Für Belize

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Chapter 2

The morning of arrival at Belize City was unforgettable. It was a flat city, entirely at sea level. This allowed the passengers onboard to gaze far inside it from the elevated ship’s decks where they could observe its lush open green spaces interspersed with fine colonial mansions. There were shacks and hovels amid the many shabby districts surrounding the port but that was no concern of the passengers. The ship edged slowly towards the quayside. Gabriel observed teams of dockhands, working in crews of six, as they took the ship’s mooring lines, each one as thick as a man’s body, and fastened it to the bitts evenly spaced along the wharf. With the ship secure, it was time to disembark.

As first class privilege dictates, he was amongst the passengers to descend the gangplank as soon as it was secure. A gentle tropical breeze welcomed the newcomers. Everywhere he looked, there were the hallmarks of trade in the Empire – sugar, coffee, cocoa and copious cargoes of mahogany and other precious timber were being loaded onto ships while industrial equipment, fresh off production lines back home, were being unloaded simultaneously. People, both civil and military, subjects and agents of the Crown, teemed like ants across the docks.

As instructed, he headed for the cars that were now queuing up in the arrivals area. He spotted a man in a bowler hat with a sign bearing his name and strode towards him. The car was an electric-powered Austin, a fresh export to the colony from Birmingham and it only upped the anticipation for the life that lay ahead. The man in the bowler hat was impeccably presented. He was of Creole descent but spoke perfect English and introduced himself as Abraham, an agent of the Governor himself. Gabriel was then introduced to the driver, who up until now had stared coyly at the ground. He was a mestizos, by the name of Carlos, from a class of people with Spanish and indigenous heritage. He was broad faced and had dark features, only raising his eyes when briefly introduced. His smart chauffeur jacket and sporting cap belied the man’s former life as an indigenous labourer. Gabriel observed his scarred hands and rough, weathered, leather-like skin. Acquaintances made, the car drifted out of the bustling port, the engine purring gently as it went.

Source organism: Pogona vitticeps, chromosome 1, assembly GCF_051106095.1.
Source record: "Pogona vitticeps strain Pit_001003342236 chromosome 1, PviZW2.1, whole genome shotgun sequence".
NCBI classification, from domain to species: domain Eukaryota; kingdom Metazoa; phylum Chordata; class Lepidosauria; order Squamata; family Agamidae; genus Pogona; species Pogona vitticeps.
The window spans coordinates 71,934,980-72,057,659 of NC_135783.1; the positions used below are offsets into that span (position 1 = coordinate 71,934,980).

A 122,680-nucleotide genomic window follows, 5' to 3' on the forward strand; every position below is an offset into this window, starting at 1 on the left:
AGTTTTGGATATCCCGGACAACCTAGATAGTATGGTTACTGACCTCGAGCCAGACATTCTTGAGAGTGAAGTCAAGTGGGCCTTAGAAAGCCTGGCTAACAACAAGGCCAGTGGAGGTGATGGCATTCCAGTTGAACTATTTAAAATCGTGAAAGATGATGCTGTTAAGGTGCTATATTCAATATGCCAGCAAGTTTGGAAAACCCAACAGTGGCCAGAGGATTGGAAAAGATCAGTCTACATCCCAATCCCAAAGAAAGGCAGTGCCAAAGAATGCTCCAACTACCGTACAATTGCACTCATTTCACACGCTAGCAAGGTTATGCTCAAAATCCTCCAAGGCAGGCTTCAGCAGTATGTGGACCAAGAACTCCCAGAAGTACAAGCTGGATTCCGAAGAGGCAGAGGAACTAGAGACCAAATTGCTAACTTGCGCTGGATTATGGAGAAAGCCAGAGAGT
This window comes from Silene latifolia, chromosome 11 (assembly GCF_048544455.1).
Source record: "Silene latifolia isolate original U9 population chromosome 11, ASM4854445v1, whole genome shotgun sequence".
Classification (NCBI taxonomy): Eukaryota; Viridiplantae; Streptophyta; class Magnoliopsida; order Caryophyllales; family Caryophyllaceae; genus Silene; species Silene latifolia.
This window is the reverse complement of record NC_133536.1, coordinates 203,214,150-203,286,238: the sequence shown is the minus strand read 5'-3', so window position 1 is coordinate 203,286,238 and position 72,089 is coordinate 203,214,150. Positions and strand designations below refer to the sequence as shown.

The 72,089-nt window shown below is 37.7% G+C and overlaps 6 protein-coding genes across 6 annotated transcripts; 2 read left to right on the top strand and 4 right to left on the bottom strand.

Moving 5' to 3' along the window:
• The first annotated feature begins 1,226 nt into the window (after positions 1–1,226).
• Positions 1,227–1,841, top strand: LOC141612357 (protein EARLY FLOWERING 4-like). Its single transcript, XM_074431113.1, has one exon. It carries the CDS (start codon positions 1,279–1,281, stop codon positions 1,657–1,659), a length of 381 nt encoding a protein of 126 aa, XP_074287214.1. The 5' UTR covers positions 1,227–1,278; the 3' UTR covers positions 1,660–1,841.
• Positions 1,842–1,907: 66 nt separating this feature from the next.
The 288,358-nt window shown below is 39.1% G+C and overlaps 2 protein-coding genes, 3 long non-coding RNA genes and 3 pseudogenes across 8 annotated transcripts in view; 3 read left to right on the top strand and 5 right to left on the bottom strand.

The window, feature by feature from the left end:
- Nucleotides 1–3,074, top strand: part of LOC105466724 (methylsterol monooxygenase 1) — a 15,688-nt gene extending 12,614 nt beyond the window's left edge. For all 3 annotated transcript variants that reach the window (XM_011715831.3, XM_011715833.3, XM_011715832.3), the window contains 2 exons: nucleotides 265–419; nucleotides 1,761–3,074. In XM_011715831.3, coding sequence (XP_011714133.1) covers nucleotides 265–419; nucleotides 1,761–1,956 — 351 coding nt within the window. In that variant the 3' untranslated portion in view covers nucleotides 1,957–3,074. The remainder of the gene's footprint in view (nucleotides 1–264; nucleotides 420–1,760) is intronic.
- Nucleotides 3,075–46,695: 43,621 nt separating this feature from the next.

It was a short drive to the Governor’s mansion, a sprawling villa amid splendid, tropical gardens where carefully sited fountains appeared to tame the tropical heat. The villa itself was the hallmark of Georgian architecture. Breakfast was served under a shaded veranda where hardwood furniture exemplified the beauty, durability, and colour of the local mahogany tree. Gabriel keenly observed the villa’s symmetrical proportions amidst the sprawling, jagged lines of the encroaching jungle that fringed the back of the property.

Swayne treated his guest royally and boasted proudly of the colony’s success since the first British buccaneers and logwood cutters arrived in the territory three hundred years ago. Once the formal welcome was over, Swayne turned his attention to Gabriel’s appointment. He was unrelenting in his insistence that he was to revive the logging plantation: the loggers were lazy, the local servants insolent and outputs had decreased dramatically as of late without the supervision of authority. They were complaining of shortages in supply, that they had to go deeper into the jungle, where danger lurked, to find the mahogany trees. He was to snuff out such dissent and order in the police if needed to restore order. The dire picture was made worse, Swayne continued, by intense rivalry with Spain’s former colonies in the region. Mexico’s logging trade was thriving and they had a land border with the Unites States where demand for hardwood was high. Swayne reminded Gabriel that he was now an agent of the British Honduras Company and in no uncertain terms was under pressure to deliver.

Having completed the breakfast and formalities with the Governor, and with Gabriel now somewhat flustered from Swayne’s firm talking, he was driven to the logging operation by Carlos with Abraham in the front passenger seat. He would initiate Gabriel on their arrival and prepare him for the role. The ascent of the rugged Maya Mountains to the south of the city was spectacular. The road had been carved out of the valleys that nestled in steep hills, chiseled out by now long forgotten rivers. Thick forest blanketed the slopes. The air cooled with the ascent and he felt relief, not only from the stifling lowland heat but also from the heat of Swayne’s intense expectation, from the pressure to deliver. He was not a few hours in the country and he already felt uncomfortable. As if on cue, a colorful flock of birds, toucans by the look of their prominent beaks, exploded from the verdant hillside, probably startled by the car’s humming engine in the otherwise silent valley.

Midway through the journey, Abraham, who had been silent until now, turned to Gabriel rather abruptly: